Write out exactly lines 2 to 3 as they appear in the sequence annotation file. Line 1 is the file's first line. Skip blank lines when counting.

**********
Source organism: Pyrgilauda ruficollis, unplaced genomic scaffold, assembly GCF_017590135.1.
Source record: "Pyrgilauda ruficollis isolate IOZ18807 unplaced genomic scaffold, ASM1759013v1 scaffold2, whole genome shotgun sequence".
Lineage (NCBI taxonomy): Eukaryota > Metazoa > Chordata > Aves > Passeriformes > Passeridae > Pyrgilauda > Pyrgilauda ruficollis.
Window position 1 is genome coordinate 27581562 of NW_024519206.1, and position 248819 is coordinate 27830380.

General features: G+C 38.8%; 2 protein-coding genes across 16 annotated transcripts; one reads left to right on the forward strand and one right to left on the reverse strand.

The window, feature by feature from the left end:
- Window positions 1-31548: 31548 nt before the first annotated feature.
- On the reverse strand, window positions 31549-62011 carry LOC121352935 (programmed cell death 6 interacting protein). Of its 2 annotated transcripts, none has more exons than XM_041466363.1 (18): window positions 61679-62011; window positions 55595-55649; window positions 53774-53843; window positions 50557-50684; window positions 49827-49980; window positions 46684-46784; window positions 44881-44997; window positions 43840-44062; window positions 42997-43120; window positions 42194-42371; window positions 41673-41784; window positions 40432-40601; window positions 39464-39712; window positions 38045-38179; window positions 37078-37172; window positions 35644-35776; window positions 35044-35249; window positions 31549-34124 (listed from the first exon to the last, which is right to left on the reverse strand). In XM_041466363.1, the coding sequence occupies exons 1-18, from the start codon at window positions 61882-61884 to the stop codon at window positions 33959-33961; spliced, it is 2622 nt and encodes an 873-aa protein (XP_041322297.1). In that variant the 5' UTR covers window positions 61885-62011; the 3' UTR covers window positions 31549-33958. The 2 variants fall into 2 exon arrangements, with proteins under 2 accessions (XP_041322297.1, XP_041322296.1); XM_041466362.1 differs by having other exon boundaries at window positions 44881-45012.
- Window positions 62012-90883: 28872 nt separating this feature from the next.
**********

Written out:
Source record: "Pyrgilauda ruficollis isolate IOZ18807 unplaced genomic scaffold, ASM1759013v1 scaffold2, whole genome shotgun sequence".
Lineage (NCBI taxonomy): Eukaryota > Metazoa > Chordata > Aves > Passeriformes > Passeridae > Pyrgilauda > Pyrgilauda ruficollis.